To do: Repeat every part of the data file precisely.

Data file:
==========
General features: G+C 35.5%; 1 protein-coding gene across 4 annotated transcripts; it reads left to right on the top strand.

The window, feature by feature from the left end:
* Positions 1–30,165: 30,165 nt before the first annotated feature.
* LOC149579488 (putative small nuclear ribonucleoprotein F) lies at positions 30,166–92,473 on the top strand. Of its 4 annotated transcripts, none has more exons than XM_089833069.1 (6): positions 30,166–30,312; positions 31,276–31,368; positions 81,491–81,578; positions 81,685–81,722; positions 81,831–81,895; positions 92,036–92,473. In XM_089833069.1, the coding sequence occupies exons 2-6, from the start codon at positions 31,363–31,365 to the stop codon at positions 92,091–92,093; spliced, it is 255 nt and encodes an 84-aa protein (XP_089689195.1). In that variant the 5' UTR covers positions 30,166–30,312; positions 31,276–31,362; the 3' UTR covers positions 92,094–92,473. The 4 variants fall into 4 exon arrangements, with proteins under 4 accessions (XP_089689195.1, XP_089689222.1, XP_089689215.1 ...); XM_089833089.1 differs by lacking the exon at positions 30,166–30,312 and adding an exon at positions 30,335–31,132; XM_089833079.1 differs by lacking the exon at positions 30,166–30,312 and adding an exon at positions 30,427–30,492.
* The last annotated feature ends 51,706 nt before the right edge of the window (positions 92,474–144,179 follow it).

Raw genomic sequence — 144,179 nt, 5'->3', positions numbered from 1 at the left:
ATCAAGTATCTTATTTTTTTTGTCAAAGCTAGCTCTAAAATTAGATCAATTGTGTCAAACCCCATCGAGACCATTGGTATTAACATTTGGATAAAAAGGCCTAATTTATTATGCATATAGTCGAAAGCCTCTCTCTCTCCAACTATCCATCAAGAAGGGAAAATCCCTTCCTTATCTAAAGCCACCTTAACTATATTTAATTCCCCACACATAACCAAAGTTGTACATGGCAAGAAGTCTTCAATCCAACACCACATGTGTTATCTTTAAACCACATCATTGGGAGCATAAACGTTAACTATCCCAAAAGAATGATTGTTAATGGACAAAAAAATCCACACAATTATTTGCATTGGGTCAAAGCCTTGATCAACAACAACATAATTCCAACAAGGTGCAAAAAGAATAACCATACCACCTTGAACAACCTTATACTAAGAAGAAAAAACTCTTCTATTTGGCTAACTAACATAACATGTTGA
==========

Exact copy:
General features: G+C 35.5%; 1 protein-coding gene across 4 annotated transcripts; it reads left to right on the top strand.

The window, feature by feature from the left end:
* Positions 1–30,165: 30,165 nt before the first annotated feature.
* LOC149579488 (putative small nuclear ribonucleoprotein F) lies at positions 30,166–92,473 on the top strand. Of its 4 annotated transcripts, none has more exons than XM_089833069.1 (6): positions 30,166–30,312; positions 31,276–31,368; positions 81,491–81,578; positions 81,685–81,722; positions 81,831–81,895; positions 92,036–92,473. In XM_089833069.1, the coding sequence occupies exons 2-6, from the start codon at positions 31,363–31,365 to the stop codon at positions 92,091–92,093; spliced, it is 255 nt and encodes an 84-aa protein (XP_089689195.1). In that variant the 5' UTR covers positions 30,166–30,312; positions 31,276–31,362; the 3' UTR covers positions 92,094–92,473. The 4 variants fall into 4 exon arrangements, with proteins under 4 accessions (XP_089689195.1, XP_089689222.1, XP_089689215.1 ...); XM_089833089.1 differs by lacking the exon at positions 30,166–30,312 and adding an exon at positions 30,335–31,132; XM_089833079.1 differs by lacking the exon at positions 30,166–30,312 and adding an exon at positions 30,427–30,492.
* The last annotated feature ends 51,706 nt before the right edge of the window (positions 92,474–144,179 follow it).

Raw genomic sequence — 144,179 nt, 5'->3', positions numbered from 1 at the left:
ATCAAGTATCTTATTTTTTTTGTCAAAGCTAGCTCTAAAATTAGATCAATTGTGTCAAACCCCATCGAGACCATTGGTATTAACATTTGGATAAAAAGGCCTAATTTATTATGCATATAGTCGAAAGCCTCTCTCTCTCCAACTATCCATCAAGAAGGGAAAATCCCTTCCTTATCTAAAGCCACCTTAACTATATTTAATTCCCCACACATAACCAAAGTTGTACATGGCAAGAAGTCTTCAATCCAACACCACATGTGTTATCTTTAAACCACATCATTGGGAGCATAAACGTTAACTATCCCAAAAGAATGATTGTTAATGGACAAAAAAATCCACACAATTATTTGCATTGGGTCAAAGCCTTGATCAACAACAACATAATTCCAACAAGGTGCAAAAAGAATAACCATACCACCTTGAACAACCTTATACTAAGAAGAAAAAACTCTTCTATTTGGCTAACTAACATAACATGTTGA